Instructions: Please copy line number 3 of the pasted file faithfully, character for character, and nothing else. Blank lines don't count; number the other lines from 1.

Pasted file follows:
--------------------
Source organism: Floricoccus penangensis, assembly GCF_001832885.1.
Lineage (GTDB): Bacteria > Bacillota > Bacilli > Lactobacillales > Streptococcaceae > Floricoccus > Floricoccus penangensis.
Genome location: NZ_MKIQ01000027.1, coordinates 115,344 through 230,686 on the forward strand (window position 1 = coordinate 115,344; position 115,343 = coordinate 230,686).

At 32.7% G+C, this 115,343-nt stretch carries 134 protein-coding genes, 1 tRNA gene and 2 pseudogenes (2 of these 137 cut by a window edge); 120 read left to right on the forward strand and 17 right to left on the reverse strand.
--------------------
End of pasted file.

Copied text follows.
Genome location: NZ_MKIQ01000027.1, coordinates 115,344 through 230,686 on the forward strand (window position 1 = coordinate 115,344; position 115,343 = coordinate 230,686).